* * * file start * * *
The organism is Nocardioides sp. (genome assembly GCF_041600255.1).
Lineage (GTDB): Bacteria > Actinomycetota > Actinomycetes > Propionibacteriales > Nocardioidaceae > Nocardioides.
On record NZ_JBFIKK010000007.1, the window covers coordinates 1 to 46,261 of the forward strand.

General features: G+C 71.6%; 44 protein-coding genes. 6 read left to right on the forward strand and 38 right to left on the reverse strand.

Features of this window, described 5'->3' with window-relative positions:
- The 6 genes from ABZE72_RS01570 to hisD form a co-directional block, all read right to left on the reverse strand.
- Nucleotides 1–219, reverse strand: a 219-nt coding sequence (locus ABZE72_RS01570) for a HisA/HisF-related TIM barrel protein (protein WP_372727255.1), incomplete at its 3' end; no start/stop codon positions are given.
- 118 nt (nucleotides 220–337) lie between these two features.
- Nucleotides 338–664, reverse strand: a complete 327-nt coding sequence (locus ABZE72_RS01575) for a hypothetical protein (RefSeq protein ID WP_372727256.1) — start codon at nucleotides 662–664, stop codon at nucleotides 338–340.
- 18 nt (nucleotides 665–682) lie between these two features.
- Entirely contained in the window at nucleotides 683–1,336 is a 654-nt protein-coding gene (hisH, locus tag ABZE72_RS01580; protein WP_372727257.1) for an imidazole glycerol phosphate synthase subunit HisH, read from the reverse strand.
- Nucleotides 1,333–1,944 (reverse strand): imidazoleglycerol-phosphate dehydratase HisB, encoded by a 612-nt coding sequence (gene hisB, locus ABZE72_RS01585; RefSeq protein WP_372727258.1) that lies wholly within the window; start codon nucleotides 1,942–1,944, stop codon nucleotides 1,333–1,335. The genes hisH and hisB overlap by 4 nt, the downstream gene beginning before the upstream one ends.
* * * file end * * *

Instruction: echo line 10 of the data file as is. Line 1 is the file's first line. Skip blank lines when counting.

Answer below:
- 18 nt (nucleotides 665–682) lie between these two features.